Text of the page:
Officials Sweep Cargo Planes For Explosives

Michele Norris talks with NPR's Dina Temple-Raston about suspicious packages found in Britain and Dubai. The packages originated from Yemen, law enforcement officials said, and there have been searches at airports in Philadelphia and Newark, N.J.

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MELISSA BLOCK, host:

From NPR News, this is ALL THINGS CONSIDERED. I'm Melissa Block.

MICHELE NORRIS, host:

And I'm Michele Norris.

And we begin this hour with a terrorism alert. Authorities have discovered two mail bombs from Yemen bound for the U.S. Here's President Obama at the White House late this afternoon.

President BARACK OBAMA: Last night and earlier today, our intelligence and law enforcement professionals working with our friends and allies identified two suspicious packages bound for the United States, specifically two places of Jewish worship in Chicago.

Those packages have been located in Dubai and East Midlands Airport in the United Kingdom. An initial examination of those packages has determined that they do apparently contain explosive material.

NORRIS: The first package in Dubai included cell phones and detonators. The second package in the United Kingdom contained a printer toner cartridge with wires and a circuit board connected to it.

NPR's Dina Temple-Raston has been following the story, and she joins us now. Dina, what do you know exactly right now?

DINA TEMPLE-RASTON: Well, the FBI and other law enforcement agencies spent much of the day trying to track down almost two dozen packages that have been sent to the U.S. from Yemen over the past couple of days. And they did out of concern that there were more mail bombs out there.

The White House wouldn't say what kind of explosives they discovered, but they did say that these mail bombs definitely were live bombs. It's unclear how they would have been detonated. And so far, only two packages have been confirmed as having explosives, but they want to make sure that's the total number.

NORRIS: So they're tracking these other packages to the U.S.?

TEMPLE-RASTON: Exactly. I mean, they don't know how many there are. They found packages from Yemen in Philadelphia and New Jersey and New York so far. The FBI swept and tested a number of packages on two UPS planes in Philadelphia, so far no explosives on those planes. And a plane in New Jersey was swept and cleared earlier today.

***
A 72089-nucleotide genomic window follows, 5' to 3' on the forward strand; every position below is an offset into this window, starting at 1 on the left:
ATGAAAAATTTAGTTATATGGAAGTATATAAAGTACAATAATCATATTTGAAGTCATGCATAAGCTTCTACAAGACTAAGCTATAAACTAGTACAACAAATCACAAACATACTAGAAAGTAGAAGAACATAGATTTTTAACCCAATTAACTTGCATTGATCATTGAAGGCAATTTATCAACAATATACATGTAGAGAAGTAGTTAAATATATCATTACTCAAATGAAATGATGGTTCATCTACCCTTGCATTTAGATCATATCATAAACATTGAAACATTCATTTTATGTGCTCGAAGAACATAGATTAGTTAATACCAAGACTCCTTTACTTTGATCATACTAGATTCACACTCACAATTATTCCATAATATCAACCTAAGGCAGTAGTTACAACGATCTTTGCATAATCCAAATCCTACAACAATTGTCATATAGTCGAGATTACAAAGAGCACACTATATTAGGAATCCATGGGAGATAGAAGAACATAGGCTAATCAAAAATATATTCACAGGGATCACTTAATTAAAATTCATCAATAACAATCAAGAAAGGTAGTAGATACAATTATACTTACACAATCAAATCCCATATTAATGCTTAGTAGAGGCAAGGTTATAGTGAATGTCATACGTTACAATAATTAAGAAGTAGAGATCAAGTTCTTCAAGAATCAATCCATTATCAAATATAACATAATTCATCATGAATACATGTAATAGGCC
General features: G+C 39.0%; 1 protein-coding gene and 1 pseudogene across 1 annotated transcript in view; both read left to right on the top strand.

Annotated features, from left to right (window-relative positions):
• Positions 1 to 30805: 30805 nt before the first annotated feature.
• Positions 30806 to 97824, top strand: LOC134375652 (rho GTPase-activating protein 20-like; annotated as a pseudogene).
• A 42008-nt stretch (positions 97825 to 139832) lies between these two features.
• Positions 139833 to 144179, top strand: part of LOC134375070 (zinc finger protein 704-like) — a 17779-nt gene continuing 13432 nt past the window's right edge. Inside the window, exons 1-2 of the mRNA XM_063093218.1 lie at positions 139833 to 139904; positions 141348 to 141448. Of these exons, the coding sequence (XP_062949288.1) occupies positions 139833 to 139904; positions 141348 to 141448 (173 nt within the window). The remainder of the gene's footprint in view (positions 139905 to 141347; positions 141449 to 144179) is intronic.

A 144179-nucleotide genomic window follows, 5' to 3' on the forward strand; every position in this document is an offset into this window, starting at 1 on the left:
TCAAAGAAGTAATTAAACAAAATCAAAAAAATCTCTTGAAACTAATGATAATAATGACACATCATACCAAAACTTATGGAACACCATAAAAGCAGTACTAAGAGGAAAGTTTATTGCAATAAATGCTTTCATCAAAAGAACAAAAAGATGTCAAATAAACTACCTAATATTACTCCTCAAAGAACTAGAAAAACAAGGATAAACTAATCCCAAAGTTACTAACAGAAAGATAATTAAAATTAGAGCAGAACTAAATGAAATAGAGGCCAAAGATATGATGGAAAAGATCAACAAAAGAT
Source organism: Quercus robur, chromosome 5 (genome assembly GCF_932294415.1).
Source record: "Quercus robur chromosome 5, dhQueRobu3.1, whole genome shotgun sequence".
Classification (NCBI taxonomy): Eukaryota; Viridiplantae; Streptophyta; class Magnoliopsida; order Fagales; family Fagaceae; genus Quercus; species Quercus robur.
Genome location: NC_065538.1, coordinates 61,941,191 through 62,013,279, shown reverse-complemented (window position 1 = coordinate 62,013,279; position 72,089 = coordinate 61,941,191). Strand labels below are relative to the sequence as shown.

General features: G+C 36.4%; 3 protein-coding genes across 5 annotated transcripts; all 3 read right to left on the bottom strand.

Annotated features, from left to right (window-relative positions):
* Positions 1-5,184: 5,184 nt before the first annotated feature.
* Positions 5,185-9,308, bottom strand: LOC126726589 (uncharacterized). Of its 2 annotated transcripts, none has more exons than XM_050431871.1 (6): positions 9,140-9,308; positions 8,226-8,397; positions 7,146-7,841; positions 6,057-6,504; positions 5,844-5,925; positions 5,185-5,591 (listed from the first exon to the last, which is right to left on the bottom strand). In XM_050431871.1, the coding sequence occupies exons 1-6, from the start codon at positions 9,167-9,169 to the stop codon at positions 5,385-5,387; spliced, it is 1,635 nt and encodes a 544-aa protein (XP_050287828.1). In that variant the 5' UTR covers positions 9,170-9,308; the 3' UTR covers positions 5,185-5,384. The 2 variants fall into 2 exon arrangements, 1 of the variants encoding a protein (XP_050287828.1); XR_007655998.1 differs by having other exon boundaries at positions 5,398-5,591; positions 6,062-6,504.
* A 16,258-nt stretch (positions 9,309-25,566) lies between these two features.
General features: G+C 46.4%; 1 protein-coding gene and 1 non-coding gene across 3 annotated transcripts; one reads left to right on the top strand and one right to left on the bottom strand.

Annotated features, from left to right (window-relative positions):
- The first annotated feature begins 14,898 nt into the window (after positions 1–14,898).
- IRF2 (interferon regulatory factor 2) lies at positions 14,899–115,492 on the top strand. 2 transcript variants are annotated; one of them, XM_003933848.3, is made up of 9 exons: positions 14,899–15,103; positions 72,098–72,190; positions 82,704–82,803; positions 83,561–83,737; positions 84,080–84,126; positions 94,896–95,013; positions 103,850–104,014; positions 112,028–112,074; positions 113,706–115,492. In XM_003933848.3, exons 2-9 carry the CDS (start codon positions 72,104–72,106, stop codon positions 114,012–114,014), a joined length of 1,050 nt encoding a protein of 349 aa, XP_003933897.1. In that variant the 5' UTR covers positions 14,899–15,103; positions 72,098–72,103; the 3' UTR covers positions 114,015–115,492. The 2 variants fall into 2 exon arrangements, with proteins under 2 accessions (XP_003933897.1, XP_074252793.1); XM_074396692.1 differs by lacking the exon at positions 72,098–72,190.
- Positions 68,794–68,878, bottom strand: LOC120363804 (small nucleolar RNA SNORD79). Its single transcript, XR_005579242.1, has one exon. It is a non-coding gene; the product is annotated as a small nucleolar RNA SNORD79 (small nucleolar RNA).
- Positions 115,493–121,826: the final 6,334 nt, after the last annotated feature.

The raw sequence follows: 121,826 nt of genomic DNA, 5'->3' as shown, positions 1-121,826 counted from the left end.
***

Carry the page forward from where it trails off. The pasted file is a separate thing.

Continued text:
And then late this afternoon, it was pretty dramatic - two fighter jets scrambled and escorted an Emirates flight from Dubai to John F. Kennedy Airport in New York. Apparently, a package from Yemen was on that flight, too. And then the NYPD, the New York Police Department, intercepted a UPS truck in New York that was delivering something to the JPMorgan Chase Bank in Brooklyn. It turns out that was from Yemen, but it was filled with bank receipts.

NORRIS: So have authorities been able to piece together what they think the people behind these packages might have been up to?

TEMPLE-RASTON: Well, they believe al-Qaida in Yemen is behind this somehow, and they wouldn't rule out that this American-born radical cleric we've been talking about, Anwar al-Awlaki, is a suspect in this. But no one has been arrested for this plot yet. And they don't know if this just the beginning of something or if they foiled the whole thing.

Whatever it is, whoever is behind this, there's always something that, you know, they can take away from each one of these attempts. And even though this didn't work, this did show them something about how U.S. authorities respond to, for example, packages in cargo planes.

Now, the Times Square bombing back in May didn't kill anyone, but it got a lot of people excited. Same thing with the Christmas Day bombing, the young Nigerian who allegedly was sent to bomb the plane, he failed. The explosives didn't go off that were packed in his underwear, but it sent terrorism authorities, you know, scurrying. So they get a value from that kind of attack, too. So even though these first two packages we've seen didn't hurt anyone, there could be value there.

And Obama's top terrorism official at the White House, John Brennan, told reporters that they didn't know what this attempted attack really was yet, and that's what they're trying to find out.

NORRIS: Dina, thanks so much.

TEMPLE-RASTON: You're welcome.

NORRIS: That's NPR's Dina Temple-Raston.

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